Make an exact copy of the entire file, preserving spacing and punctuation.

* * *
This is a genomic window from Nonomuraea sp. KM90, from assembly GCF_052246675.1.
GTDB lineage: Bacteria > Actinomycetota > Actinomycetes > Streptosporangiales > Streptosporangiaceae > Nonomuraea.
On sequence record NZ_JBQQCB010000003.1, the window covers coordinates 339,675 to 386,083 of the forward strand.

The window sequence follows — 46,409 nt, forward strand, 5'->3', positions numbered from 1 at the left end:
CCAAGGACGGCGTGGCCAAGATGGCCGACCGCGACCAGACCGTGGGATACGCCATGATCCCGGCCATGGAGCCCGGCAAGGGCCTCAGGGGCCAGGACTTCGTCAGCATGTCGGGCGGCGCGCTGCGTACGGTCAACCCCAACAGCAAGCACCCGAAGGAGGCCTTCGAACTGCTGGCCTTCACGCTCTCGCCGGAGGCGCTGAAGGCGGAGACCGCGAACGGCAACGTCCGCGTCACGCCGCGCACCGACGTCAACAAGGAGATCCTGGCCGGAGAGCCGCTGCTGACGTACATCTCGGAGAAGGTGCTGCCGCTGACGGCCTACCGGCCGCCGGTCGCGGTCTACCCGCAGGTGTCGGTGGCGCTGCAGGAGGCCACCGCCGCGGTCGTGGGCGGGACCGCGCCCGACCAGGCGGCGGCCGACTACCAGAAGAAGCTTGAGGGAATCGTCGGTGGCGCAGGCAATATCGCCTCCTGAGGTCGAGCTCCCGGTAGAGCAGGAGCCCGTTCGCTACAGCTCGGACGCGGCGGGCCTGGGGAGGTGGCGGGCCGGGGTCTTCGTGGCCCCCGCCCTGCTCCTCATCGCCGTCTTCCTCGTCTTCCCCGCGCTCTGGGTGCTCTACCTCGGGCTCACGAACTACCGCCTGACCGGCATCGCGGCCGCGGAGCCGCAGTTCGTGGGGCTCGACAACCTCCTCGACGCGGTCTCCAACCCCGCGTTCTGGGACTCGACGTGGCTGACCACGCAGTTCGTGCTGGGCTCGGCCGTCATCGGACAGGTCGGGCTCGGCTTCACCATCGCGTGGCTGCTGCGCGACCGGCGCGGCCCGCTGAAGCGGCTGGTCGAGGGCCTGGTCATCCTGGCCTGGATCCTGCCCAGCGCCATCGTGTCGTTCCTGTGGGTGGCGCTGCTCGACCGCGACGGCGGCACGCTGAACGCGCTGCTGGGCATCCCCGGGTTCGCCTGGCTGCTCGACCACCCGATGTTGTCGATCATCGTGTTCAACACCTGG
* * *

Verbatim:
This is a genomic window from Nonomuraea sp. KM90, from assembly GCF_052246675.1.
GTDB lineage: Bacteria > Actinomycetota > Actinomycetes > Streptosporangiales > Streptosporangiaceae > Nonomuraea.
On sequence record NZ_JBQQCB010000003.1, the window covers coordinates 339,675 to 386,083 of the forward strand.

The window sequence follows — 46,409 nt, forward strand, 5'->3', positions numbered from 1 at the left end:
CCAAGGACGGCGTGGCCAAGATGGCCGACCGCGACCAGACCGTGGGATACGCCATGATCCCGGCCATGGAGCCCGGCAAGGGCCTCAGGGGCCAGGACTTCGTCAGCATGTCGGGCGGCGCGCTGCGTACGGTCAACCCCAACAGCAAGCACCCGAAGGAGGCCTTCGAACTGCTGGCCTTCACGCTCTCGCCGGAGGCGCTGAAGGCGGAGACCGCGAACGGCAACGTCCGCGTCACGCCGCGCACCGACGTCAACAAGGAGATCCTGGCCGGAGAGCCGCTGCTGACGTACATCTCGGAGAAGGTGCTGCCGCTGACGGCCTACCGGCCGCCGGTCGCGGTCTACCCGCAGGTGTCGGTGGCGCTGCAGGAGGCCACCGCCGCGGTCGTGGGCGGGACCGCGCCCGACCAGGCGGCGGCCGACTACCAGAAGAAGCTTGAGGGAATCGTCGGTGGCGCAGGCAATATCGCCTCCTGAGGTCGAGCTCCCGGTAGAGCAGGAGCCCGTTCGCTACAGCTCGGACGCGGCGGGCCTGGGGAGGTGGCGGGCCGGGGTCTTCGTGGCCCCCGCCCTGCTCCTCATCGCCGTCTTCCTCGTCTTCCCCGCGCTCTGGGTGCTCTACCTCGGGCTCACGAACTACCGCCTGACCGGCATCGCGGCCGCGGAGCCGCAGTTCGTGGGGCTCGACAACCTCCTCGACGCGGTCTCCAACCCCGCGTTCTGGGACTCGACGTGGCTGACCACGCAGTTCGTGCTGGGCTCGGCCGTCATCGGACAGGTCGGGCTCGGCTTCACCATCGCGTGGCTGCTGCGCGACCGGCGCGGCCCGCTGAAGCGGCTGGTCGAGGGCCTGGTCATCCTGGCCTGGATCCTGCCCAGCGCCATCGTGTCGTTCCTGTGGGTGGCGCTGCTCGACCGCGACGGCGGCACGCTGAACGCGCTGCTGGGCATCCCCGGGTTCGCCTGGCTGCTCGACCACCCGATGTTGTCGATCATCGTGTTCAACACCTGG